The Audi Allroad didn't have those problems, however. Judges enjoyed the typically well-executed cabin and Google Maps-based navigation. "Google Earth execution in [the] nav makes it appear iPhone current, while others look Garmin-dated," Editor-in-Chief Edward Loh said. Likewise, the Allroad offered excellent on-road manners, but lost points for being a bit too carlike. Some judges commented that Audi might as well call the vehicle what it is: a station wagon with a little more ground clearance.
The Ford Escape recently found favor with the Motor Trend staff during a comparison test against the Honda CR-V and Mazda CX-5, and while the judges admired the compact SUV's acceleration and handling, it lost its edge once the test course turned off road. Noise, vibration and handling proved threadbare, with a number of rattles and shakes rocking the interior. Senior Features Editor Jonny Lieberman said the vehicle's performance in this category was "shocking, as if body panels were about to start popping off."
If the Escape has an arch nemesis, it's the Honda CR-V. The Japanese SUV took home points with its effective interior packaging, both in the passenger and cargo compartments. Likewise, the vehicle remains one of the safest in its class, but with a mediocre driving experience and exterior aesthetics the judges called "disjointed," the CR-V didn't bring home enough points to stay ahead of the curve.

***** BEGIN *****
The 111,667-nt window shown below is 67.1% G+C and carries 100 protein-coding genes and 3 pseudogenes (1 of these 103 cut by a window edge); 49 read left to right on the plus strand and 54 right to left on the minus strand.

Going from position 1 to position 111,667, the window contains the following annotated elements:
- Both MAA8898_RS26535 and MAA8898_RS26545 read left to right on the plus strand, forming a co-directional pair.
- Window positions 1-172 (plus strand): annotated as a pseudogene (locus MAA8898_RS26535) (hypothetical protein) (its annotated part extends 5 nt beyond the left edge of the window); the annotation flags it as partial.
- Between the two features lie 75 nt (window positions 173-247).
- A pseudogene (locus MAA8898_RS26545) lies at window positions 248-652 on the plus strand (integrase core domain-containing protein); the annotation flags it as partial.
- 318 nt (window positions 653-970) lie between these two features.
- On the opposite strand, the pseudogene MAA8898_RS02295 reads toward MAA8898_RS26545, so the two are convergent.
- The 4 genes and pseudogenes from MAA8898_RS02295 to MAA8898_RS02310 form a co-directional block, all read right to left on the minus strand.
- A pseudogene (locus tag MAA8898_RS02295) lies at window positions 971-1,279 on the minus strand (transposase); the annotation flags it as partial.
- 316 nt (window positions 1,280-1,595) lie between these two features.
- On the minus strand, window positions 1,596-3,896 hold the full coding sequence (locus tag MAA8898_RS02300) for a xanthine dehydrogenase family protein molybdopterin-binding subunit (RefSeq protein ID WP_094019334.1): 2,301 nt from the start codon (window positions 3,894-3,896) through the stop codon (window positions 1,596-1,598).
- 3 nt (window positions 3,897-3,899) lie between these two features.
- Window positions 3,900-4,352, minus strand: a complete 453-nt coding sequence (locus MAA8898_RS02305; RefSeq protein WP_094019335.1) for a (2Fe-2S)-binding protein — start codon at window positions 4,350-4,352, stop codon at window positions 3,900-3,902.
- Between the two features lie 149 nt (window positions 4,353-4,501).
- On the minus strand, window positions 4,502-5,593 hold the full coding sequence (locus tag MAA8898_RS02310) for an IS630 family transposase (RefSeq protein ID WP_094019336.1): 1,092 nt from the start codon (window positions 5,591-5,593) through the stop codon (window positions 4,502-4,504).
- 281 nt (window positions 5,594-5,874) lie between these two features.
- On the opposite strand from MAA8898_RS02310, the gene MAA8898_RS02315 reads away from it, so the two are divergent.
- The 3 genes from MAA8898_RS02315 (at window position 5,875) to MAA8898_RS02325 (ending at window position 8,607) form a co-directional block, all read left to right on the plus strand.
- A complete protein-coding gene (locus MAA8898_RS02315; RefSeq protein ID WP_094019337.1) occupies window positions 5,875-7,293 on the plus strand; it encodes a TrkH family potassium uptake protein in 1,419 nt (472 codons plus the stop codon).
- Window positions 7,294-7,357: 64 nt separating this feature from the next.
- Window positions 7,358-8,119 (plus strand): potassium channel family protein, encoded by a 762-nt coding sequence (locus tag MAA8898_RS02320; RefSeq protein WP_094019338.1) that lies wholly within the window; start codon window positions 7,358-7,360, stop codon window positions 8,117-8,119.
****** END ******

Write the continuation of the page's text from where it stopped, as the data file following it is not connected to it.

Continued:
Hyundai has sharpened its SUV game in a big way with the new Santa Fe family. The 5-door is now available in two configurations: the 2-row short wheelbase Santa Fe Sport and a 3-row long wheelbase Santa Fe. Motor Trend staff found both variants attractive; the Santa Fe Sport earned praise for its well-considered cabin, logical controls and copious features. But the South Korean SUV fell short in both the drivetrain and suspension departments.
Hyundai isn't the only company playing with its SUV recipe. The Infiniti JX35 is new this year, and Motor Trend found it nailed the Performance of Intended Function category dead-on with its quiet cabin and sporty performance. But ultimately, the JX was undone by one dark cloud: the Nissan Pathfinder. Judges found the vehicles to be too similar to warrant ponying up for the slightly nicer JX.